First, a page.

1. They DENIED your app permissions.
  2. They are not rooted.

Now, denying permissions (and rooted) means that they have some sort of SUPERUSER management app, and that's where this next part comes in.

I would then proceed to use PackageManager to retrieve a list of all packages and then check them against the handful SuperUser management apps available, namely the ones by Koush, ChainsDD, and Chainfire

The relevant package names are:

  1. com.noshufou.android.su
  2. eu.chainfire.supersu
  3. com.koushikdutta.superuser
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Use those methods which will help you check for root

public static boolean findBinary(String binaryName) {
        boolean found = false;
        if (!found) {
            String[] places = { "/sbin/", "/system/bin/", "/system/xbin/",
                    "/data/local/xbin/", "/data/local/bin/",
                    "/system/sd/xbin/", "/system/bin/failsafe/", "/data/local/" };
            for (String where : places) {
                if (new File(where + binaryName).exists()) {
                    found = true;

                    break;
                }
            }
        }
        return found;
    }

    private static boolean isRooted() {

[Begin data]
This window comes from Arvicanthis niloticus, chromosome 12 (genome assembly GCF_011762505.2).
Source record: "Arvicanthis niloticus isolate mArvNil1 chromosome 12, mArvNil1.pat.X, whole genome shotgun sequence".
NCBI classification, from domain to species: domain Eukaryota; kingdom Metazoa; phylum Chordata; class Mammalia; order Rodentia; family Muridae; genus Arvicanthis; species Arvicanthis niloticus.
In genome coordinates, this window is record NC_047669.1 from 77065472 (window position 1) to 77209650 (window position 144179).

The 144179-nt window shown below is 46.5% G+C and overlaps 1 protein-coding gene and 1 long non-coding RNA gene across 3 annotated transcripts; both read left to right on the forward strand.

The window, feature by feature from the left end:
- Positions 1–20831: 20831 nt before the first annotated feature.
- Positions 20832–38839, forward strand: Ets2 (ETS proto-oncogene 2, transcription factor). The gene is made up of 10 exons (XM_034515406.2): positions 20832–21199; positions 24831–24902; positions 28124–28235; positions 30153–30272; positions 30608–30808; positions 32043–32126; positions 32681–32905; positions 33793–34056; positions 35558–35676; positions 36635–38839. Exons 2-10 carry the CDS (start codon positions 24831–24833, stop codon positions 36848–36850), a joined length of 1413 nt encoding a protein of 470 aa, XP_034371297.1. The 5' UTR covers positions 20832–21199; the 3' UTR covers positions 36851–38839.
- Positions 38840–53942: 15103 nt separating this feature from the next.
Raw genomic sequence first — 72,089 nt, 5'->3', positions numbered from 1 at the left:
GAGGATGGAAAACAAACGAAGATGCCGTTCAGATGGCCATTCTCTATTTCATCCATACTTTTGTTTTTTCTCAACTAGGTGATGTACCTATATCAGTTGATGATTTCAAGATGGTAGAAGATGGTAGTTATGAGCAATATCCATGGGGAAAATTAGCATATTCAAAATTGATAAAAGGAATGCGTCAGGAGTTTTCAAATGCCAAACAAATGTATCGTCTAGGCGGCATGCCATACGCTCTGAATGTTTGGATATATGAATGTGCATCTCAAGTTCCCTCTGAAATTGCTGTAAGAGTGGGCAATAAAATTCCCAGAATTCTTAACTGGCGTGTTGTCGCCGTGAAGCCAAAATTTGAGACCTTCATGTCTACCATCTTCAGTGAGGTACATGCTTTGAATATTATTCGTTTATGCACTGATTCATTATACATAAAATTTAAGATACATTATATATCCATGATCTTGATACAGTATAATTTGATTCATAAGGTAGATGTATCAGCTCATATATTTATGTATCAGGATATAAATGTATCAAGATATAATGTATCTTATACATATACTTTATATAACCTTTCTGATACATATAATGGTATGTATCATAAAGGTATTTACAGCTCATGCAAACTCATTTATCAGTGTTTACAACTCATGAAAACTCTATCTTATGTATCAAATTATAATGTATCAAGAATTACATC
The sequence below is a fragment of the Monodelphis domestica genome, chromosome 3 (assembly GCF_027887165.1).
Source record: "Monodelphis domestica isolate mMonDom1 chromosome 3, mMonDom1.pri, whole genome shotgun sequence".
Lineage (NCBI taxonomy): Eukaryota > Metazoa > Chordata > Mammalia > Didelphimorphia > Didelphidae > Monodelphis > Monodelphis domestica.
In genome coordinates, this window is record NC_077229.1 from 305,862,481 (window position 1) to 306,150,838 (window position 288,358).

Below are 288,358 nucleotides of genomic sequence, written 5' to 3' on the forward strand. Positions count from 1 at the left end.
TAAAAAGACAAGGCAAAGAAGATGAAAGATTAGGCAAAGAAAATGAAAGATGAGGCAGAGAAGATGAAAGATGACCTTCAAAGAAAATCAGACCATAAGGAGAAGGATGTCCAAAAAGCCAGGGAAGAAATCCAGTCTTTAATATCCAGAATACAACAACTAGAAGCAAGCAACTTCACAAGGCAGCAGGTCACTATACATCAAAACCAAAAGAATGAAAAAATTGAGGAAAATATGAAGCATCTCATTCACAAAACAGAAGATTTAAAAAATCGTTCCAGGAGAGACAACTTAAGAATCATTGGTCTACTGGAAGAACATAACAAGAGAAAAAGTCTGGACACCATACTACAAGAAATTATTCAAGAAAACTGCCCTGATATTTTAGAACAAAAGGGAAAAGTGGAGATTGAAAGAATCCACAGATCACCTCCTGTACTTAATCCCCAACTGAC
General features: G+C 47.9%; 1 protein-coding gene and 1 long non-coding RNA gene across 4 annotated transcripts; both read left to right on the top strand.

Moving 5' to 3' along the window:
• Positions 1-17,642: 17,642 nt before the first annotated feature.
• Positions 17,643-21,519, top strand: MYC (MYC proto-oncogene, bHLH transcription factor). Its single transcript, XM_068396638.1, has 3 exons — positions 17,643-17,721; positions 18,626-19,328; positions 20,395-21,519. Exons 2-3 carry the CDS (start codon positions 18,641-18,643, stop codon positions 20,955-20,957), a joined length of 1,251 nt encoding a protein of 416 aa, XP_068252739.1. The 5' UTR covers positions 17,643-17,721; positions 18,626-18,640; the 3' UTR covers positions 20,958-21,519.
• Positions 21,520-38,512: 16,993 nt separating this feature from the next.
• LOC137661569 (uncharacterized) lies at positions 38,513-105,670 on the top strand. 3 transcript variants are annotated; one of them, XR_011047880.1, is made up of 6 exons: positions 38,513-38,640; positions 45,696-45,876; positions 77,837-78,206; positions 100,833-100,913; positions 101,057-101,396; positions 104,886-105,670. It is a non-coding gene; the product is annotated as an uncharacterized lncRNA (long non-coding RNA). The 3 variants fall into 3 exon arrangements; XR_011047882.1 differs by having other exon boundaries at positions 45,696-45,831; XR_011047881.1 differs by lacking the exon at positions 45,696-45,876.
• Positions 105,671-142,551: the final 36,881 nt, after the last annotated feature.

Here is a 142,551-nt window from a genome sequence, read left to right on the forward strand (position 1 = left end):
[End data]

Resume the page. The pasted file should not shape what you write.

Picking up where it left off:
return findBinary("su");
    }

Now try to check whether the device is rooted.

if (isRooted() == true){
//Do something to prevent run this app on the device

}
else{
//Do nothing and run app normally
}

For example you can force stop the app if the device is rooted

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I believe that one of the 'drawbacks' of the traditional copy protection was that it did not allow the application to be installed on rooted devices, but it also has its own share of problems and will be deprecated soon.

As for client-side checks, you simply cannot rely on a programmatic approach to detect if you're running on a rooted device or not -- anything that is in client-side code can and will be hacked and removed. You'd be surprised at how easy it is to modify even Proguard-obfuscated code. At best, you force the hacker to spend a few hours or days to edit the code and recompile. This is security through obscurity, and not a viable protection mechanism.